To what to you attribute your success, both in the classroom and on the chessboard?

I’d like to say it’s a gift, or my witty banter, but it’s got to be God, because it sure isn’t me. It’s like that old saying about the tortoise on a fence post. I don’t know how I got here, but I know I didn’t get here by myself. I just set myself on fire and the kids come and watch. But there’s a lot of prayer, and dedication, discipline, and desire. And in everything I’ve ever taught, you’ve got to begin with the end in mind. In chess, checkmate is the ultimate goal; in math, it’s the solution to the problem; in photography, it’s how you want the image to look; and in public speaking, it’s how you want your audience to respond. If you begin with the end in mind, you’ll succeed.

You’ve earned a number of recognitions yourself over the years, including Teacher of the Year and HISD’s own Elizabeth Brand Memorial Award. Which one makes you the proudest?

You know, I’ve been named Teacher of the Year at every campus I ever taught at, but the thing that’s most impressive to me is the school yearbook. Every year, the students vote for the coolest, smartest, funniest, and best-dressed teacher, and pretty much every year, I win all of those.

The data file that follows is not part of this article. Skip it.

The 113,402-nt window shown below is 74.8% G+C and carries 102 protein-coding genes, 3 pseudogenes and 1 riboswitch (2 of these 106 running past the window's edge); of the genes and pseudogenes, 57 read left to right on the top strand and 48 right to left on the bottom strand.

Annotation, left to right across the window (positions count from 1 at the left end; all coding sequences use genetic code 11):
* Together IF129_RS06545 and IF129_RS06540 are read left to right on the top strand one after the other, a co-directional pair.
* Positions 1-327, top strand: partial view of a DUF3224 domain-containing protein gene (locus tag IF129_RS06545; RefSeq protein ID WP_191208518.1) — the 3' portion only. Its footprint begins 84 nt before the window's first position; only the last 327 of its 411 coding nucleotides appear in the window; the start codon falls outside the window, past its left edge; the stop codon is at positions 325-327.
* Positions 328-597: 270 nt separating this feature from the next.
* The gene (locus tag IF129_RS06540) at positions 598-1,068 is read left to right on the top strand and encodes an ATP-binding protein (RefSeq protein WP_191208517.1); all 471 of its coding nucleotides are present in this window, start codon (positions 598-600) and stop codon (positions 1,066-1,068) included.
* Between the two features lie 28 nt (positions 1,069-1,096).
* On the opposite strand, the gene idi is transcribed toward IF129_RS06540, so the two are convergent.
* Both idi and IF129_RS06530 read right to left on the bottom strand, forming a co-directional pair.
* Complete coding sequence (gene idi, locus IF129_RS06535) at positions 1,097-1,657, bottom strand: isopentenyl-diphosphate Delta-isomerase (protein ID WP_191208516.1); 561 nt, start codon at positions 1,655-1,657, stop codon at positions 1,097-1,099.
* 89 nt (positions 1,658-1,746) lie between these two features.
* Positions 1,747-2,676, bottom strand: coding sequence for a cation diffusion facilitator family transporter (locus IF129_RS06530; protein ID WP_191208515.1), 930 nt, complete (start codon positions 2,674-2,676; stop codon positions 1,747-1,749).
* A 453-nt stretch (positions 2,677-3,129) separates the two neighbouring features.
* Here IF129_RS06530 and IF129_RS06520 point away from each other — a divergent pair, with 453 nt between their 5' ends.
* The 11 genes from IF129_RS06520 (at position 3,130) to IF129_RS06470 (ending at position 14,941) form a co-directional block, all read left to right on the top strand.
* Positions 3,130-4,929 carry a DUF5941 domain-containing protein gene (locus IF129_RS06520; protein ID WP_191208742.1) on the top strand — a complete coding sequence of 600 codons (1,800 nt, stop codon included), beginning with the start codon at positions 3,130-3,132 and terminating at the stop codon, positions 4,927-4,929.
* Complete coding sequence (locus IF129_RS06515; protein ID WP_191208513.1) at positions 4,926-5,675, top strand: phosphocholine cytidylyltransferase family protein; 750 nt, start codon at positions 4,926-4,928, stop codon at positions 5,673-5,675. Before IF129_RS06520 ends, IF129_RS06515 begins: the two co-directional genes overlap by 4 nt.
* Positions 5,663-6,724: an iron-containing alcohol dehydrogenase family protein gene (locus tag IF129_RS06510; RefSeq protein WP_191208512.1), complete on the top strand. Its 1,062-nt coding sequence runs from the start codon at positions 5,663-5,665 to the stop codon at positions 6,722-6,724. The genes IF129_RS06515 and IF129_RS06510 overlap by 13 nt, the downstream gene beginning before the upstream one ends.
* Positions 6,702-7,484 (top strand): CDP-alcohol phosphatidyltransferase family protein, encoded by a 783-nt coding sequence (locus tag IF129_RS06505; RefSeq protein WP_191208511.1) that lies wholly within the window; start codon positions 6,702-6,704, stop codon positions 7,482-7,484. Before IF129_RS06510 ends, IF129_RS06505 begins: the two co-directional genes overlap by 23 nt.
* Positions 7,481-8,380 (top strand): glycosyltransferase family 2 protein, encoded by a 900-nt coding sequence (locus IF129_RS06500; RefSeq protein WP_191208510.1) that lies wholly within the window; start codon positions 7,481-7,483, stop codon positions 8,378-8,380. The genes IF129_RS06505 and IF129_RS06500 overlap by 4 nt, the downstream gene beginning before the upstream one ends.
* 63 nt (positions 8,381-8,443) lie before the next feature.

In April of 2013, you were designated a Level IV (National) Certified Chess Coach by the United States Chess Federation—making you the only one in Texas and one of only eight (now nine) in the entire world. What drove you to obtain that certification and why was it so important to you?

Here’s the thing: it’s about what you say versus what you know. It’s one thing to say, “I’m a Level IV coach,” but where’s the proof? Once you have the certification, you have the paper to back it up. A lot of people coach, but they don’t coach on the same level I do. This way, I can say that only eight other people in the world know as much about coaching chess as I do.

Over the years, you have met some pretty accomplished chess players, including Grand Masters Timur Gareev, Hiraku Nakamura, Susan Polgar, and Julio Sadora. Which one left you the most star struck, and who is still on your wish list to meet? Do you have a dream opponent?

You know, these guys are great, but they’re just regular people. And when I’m at a tournament where they are, they are usually so many kids around me, that they’re wondering who I am.

Hiraku Nakamura is number four in the world, an amazingly humble yet highly intelligent guy. Susan Polgar is as smart as she is beautiful. Timur Gareev is the funniest and coolest guy around, but Julio Sadora has to be, by far, my man. They all act as consultants for us, but he calls and talks to us on Skype all the time.

I’d have to get in a time machine to play my dream opponent, because he’s dead, but that would be Bobby Fischer. I’d also like to play Garry Kasparov, who played against Deep Blue, and Magnus Carlsen. He is amazing.

If you know a graduate, student, employee, or other member of Team HISD who should be featured here, please email us at